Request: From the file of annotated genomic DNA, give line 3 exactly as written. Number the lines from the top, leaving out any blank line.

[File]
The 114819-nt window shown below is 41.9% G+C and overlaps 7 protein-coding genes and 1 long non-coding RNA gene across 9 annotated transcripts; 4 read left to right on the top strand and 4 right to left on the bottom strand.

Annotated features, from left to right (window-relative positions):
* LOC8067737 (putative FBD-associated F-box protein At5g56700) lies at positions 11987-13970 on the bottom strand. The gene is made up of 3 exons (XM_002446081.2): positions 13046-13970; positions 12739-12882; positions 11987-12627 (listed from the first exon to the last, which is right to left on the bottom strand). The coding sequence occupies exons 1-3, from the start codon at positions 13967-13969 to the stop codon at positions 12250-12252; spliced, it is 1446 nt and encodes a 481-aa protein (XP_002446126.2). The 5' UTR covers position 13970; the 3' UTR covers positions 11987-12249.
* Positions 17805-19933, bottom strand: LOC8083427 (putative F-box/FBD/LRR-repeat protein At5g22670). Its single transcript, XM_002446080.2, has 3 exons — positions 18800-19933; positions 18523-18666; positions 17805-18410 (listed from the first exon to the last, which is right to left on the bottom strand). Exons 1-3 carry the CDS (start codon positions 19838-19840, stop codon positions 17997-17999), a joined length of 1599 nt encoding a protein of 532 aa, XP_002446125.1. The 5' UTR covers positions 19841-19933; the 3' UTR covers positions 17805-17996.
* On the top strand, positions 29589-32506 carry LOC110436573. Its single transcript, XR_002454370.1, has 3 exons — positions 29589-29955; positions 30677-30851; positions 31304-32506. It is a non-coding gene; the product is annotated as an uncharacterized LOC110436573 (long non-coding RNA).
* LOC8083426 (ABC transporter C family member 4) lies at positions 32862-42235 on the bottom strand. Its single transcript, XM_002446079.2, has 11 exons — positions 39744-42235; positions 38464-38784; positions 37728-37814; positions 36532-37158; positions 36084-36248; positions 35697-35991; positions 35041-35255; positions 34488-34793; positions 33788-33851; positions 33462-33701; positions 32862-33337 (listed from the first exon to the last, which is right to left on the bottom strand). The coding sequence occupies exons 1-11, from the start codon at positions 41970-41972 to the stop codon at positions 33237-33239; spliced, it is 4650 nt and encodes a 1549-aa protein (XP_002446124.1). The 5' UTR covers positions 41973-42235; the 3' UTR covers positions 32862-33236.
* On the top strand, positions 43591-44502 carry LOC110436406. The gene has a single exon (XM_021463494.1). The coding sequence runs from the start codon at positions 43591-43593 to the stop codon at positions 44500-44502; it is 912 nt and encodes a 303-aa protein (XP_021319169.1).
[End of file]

* LOC8067737 (putative FBD-associated F-box protein At5g56700) lies at positions 11987-13970 on the bottom strand. The gene is made up of 3 exons (XM_002446081.2): positions 13046-13970; positions 12739-12882; positions 11987-12627 (listed from the first exon to the last, which is right to left on the bottom strand). The coding sequence occupies exons 1-3, from the start codon at positions 13967-13969 to the stop codon at positions 12250-12252; spliced, it is 1446 nt and encodes a 481-aa protein (XP_002446126.2). The 5' UTR covers position 13970; the 3' UTR covers positions 11987-12249.